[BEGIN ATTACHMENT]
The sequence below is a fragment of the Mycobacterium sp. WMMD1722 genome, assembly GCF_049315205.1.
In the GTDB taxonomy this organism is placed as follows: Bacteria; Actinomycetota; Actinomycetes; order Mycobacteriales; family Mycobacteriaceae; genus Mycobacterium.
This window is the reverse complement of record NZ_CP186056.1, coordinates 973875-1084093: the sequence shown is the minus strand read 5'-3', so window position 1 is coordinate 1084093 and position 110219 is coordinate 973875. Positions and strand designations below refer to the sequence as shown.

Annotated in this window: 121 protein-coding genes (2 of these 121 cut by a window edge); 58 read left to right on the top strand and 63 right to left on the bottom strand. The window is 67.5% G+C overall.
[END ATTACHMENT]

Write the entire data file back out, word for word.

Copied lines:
The sequence below is a fragment of the Mycobacterium sp. WMMD1722 genome, assembly GCF_049315205.1.
In the GTDB taxonomy this organism is placed as follows: Bacteria; Actinomycetota; Actinomycetes; order Mycobacteriales; family Mycobacteriaceae; genus Mycobacterium.
This window is the reverse complement of record NZ_CP186056.1, coordinates 973875-1084093: the sequence shown is the minus strand read 5'-3', so window position 1 is coordinate 1084093 and position 110219 is coordinate 973875. Positions and strand designations below refer to the sequence as shown.

Annotated in this window: 121 protein-coding genes (2 of these 121 cut by a window edge); 58 read left to right on the top strand and 63 right to left on the bottom strand. The window is 67.5% G+C overall.